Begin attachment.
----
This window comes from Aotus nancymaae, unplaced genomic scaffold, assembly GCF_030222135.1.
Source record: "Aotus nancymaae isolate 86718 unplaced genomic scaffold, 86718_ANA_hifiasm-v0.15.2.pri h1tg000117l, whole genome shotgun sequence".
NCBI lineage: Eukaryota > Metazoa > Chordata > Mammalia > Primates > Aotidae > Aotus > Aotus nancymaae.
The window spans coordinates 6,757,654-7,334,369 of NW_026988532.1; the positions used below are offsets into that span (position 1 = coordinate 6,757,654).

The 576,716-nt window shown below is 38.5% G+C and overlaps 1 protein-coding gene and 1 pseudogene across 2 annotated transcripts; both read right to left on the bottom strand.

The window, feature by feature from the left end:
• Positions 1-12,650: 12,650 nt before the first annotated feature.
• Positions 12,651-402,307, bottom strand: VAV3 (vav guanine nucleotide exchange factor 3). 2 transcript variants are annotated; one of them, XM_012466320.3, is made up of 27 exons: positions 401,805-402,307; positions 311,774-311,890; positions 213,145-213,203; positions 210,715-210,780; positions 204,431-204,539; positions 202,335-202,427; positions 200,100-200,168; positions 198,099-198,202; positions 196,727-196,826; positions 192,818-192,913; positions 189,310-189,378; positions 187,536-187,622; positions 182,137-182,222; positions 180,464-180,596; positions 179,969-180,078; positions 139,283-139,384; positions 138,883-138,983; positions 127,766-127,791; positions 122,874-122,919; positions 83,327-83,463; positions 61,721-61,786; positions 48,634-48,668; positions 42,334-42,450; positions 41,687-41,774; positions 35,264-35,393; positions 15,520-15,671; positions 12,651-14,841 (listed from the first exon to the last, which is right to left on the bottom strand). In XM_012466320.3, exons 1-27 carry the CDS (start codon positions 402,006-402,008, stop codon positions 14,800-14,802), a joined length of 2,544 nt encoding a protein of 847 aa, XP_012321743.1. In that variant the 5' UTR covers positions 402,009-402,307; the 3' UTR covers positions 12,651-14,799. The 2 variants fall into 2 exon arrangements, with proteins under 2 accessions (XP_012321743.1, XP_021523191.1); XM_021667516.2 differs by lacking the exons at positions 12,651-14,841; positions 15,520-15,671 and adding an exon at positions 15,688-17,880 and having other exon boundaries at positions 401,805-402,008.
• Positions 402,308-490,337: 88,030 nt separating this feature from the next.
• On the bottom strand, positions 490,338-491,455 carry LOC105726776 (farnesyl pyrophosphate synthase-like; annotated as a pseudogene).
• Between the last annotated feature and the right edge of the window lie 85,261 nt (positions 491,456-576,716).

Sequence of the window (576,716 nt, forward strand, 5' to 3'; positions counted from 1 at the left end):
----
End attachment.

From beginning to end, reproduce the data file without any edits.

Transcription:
This window comes from Aotus nancymaae, unplaced genomic scaffold, assembly GCF_030222135.1.
Source record: "Aotus nancymaae isolate 86718 unplaced genomic scaffold, 86718_ANA_hifiasm-v0.15.2.pri h1tg000117l, whole genome shotgun sequence".
NCBI lineage: Eukaryota > Metazoa > Chordata > Mammalia > Primates > Aotidae > Aotus > Aotus nancymaae.
The window spans coordinates 6,757,654-7,334,369 of NW_026988532.1; the positions used below are offsets into that span (position 1 = coordinate 6,757,654).

The 576,716-nt window shown below is 38.5% G+C and overlaps 1 protein-coding gene and 1 pseudogene across 2 annotated transcripts; both read right to left on the bottom strand.

The window, feature by feature from the left end:
• Positions 1-12,650: 12,650 nt before the first annotated feature.
• Positions 12,651-402,307, bottom strand: VAV3 (vav guanine nucleotide exchange factor 3). 2 transcript variants are annotated; one of them, XM_012466320.3, is made up of 27 exons: positions 401,805-402,307; positions 311,774-311,890; positions 213,145-213,203; positions 210,715-210,780; positions 204,431-204,539; positions 202,335-202,427; positions 200,100-200,168; positions 198,099-198,202; positions 196,727-196,826; positions 192,818-192,913; positions 189,310-189,378; positions 187,536-187,622; positions 182,137-182,222; positions 180,464-180,596; positions 179,969-180,078; positions 139,283-139,384; positions 138,883-138,983; positions 127,766-127,791; positions 122,874-122,919; positions 83,327-83,463; positions 61,721-61,786; positions 48,634-48,668; positions 42,334-42,450; positions 41,687-41,774; positions 35,264-35,393; positions 15,520-15,671; positions 12,651-14,841 (listed from the first exon to the last, which is right to left on the bottom strand). In XM_012466320.3, exons 1-27 carry the CDS (start codon positions 402,006-402,008, stop codon positions 14,800-14,802), a joined length of 2,544 nt encoding a protein of 847 aa, XP_012321743.1. In that variant the 5' UTR covers positions 402,009-402,307; the 3' UTR covers positions 12,651-14,799. The 2 variants fall into 2 exon arrangements, with proteins under 2 accessions (XP_012321743.1, XP_021523191.1); XM_021667516.2 differs by lacking the exons at positions 12,651-14,841; positions 15,520-15,671 and adding an exon at positions 15,688-17,880 and having other exon boundaries at positions 401,805-402,008.
• Positions 402,308-490,337: 88,030 nt separating this feature from the next.
• On the bottom strand, positions 490,338-491,455 carry LOC105726776 (farnesyl pyrophosphate synthase-like; annotated as a pseudogene).
• Between the last annotated feature and the right edge of the window lie 85,261 nt (positions 491,456-576,716).

Sequence of the window (576,716 nt, forward strand, 5' to 3'; positions counted from 1 at the left end):